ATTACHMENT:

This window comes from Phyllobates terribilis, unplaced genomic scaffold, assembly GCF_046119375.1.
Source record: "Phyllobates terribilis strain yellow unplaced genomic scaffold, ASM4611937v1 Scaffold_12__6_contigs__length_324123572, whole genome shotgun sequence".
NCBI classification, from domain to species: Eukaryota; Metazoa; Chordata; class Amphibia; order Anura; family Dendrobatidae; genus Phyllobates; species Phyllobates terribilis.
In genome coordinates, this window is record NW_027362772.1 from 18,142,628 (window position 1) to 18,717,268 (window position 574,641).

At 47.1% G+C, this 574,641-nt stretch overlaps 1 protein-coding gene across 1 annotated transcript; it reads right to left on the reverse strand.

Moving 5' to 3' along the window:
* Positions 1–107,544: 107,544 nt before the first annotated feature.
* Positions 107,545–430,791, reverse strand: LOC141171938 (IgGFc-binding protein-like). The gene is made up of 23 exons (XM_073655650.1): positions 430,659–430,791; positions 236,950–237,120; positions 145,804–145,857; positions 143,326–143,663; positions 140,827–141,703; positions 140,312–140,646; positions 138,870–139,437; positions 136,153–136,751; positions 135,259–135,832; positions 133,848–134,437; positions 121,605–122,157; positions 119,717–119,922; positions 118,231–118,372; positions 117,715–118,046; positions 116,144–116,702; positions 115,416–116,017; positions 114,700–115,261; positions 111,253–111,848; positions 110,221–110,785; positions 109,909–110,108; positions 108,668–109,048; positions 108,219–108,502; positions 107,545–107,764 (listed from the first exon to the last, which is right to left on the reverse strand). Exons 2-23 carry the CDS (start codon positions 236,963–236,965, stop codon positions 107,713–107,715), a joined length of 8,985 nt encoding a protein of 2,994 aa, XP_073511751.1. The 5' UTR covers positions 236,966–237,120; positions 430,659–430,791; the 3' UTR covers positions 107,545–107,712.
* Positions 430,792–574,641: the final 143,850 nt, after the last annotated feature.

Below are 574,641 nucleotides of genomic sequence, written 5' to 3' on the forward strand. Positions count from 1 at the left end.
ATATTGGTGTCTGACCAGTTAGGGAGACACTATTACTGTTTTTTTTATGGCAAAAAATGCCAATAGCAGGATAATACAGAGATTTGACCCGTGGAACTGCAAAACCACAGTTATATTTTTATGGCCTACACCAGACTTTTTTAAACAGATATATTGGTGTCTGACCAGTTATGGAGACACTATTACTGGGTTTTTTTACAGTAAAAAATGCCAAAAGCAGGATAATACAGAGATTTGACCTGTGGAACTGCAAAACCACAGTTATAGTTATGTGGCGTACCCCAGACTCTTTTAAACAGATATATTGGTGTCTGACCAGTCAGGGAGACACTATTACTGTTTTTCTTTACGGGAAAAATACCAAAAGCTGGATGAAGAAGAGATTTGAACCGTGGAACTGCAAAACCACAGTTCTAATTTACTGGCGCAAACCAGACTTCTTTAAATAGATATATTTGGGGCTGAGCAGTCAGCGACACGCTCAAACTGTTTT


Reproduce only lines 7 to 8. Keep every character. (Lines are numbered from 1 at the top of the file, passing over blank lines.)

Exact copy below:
* Positions 1–107,544: 107,544 nt before the first annotated feature.
* Positions 107,545–430,791, reverse strand: LOC141171938 (IgGFc-binding protein-like). The gene is made up of 23 exons (XM_073655650.1): positions 430,659–430,791; positions 236,950–237,120; positions 145,804–145,857; positions 143,326–143,663; positions 140,827–141,703; positions 140,312–140,646; positions 138,870–139,437; positions 136,153–136,751; positions 135,259–135,832; positions 133,848–134,437; positions 121,605–122,157; positions 119,717–119,922; positions 118,231–118,372; positions 117,715–118,046; positions 116,144–116,702; positions 115,416–116,017; positions 114,700–115,261; positions 111,253–111,848; positions 110,221–110,785; positions 109,909–110,108; positions 108,668–109,048; positions 108,219–108,502; positions 107,545–107,764 (listed from the first exon to the last, which is right to left on the reverse strand). Exons 2-23 carry the CDS (start codon positions 236,963–236,965, stop codon positions 107,713–107,715), a joined length of 8,985 nt encoding a protein of 2,994 aa, XP_073511751.1. The 5' UTR covers positions 236,966–237,120; positions 430,659–430,791; the 3' UTR covers positions 107,545–107,712.